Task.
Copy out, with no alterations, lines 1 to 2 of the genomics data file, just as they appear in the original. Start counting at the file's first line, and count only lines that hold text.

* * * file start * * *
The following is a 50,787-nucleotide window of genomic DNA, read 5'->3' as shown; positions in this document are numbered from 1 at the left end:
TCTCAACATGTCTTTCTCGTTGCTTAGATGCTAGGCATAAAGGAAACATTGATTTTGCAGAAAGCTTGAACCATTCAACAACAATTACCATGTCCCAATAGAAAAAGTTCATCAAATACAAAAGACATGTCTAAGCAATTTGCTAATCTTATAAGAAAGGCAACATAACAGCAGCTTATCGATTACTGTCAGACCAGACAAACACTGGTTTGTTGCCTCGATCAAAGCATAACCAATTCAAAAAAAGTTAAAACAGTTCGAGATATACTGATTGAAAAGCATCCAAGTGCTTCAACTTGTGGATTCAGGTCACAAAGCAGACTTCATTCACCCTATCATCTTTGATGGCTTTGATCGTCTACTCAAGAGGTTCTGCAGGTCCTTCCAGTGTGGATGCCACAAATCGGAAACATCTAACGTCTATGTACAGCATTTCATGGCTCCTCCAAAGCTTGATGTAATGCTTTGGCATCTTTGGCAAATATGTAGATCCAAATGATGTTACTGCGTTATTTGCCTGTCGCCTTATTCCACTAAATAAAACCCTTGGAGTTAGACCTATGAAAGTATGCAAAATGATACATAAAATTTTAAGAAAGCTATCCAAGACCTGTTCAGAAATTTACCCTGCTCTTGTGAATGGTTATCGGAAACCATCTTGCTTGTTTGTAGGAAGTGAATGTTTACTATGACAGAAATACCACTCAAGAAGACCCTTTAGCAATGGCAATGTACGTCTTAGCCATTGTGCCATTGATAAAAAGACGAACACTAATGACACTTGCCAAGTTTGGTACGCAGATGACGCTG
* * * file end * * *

The following is a 50,787-nucleotide window of genomic DNA, read 5'->3' as shown; positions in this document are numbered from 1 at the left end:
TCTCAACATGTCTTTCTCGTTGCTTAGATGCTAGGCATAAAGGAAACATTGATTTTGCAGAAAGCTTGAACCATTCAACAACAATTACCATGTCCCAATAGAAAAAGTTCATCAAATACAAAAGACATGTCTAAGCAATTTGCTAATCTTATAAGAAAGGCAACATAACAGCAGCTTATCGATTACTGTCAGACCAGACAAACACTGGTTTGTTGCCTCGATCAAAGCATAACCAATTCAAAAAAAGTTAAAACAGTTCGAGATATACTGATTGAAAAGCATCCAAGTGCTTCAACTTGTGGATTCAGGTCACAAAGCAGACTTCATTCACCCTATCATCTTTGATGGCTTTGATCGTCTACTCAAGAGGTTCTGCAGGTCCTTCCAGTGTGGATGCCACAAATCGGAAACATCTAACGTCTATGTACAGCATTTCATGGCTCCTCCAAAGCTTGATGTAATGCTTTGGCATCTTTGGCAAATATGTAGATCCAAATGATGTTACTGCGTTATTTGCCTGTCGCCTTATTCCACTAAATAAAACCCTTGGAGTTAGACCTATGAAAGTATGCAAAATGATACATAAAATTTTAAGAAAGCTATCCAAGACCTGTTCAGAAATTTACCCTGCTCTTGTGAATGGTTATCGGAAACCATCTTGCTTGTTTGTAGGAAGTGAATGTTTACTATGACAGAAATACCACTCAAGAAGACCCTTTAGCAATGGCAATGTACGTCTTAGCCATTGTGCCATTGATAAAAAGACGAACACTAATGACACTTGCCAAGTTTGGTACGCAGATGACGCTG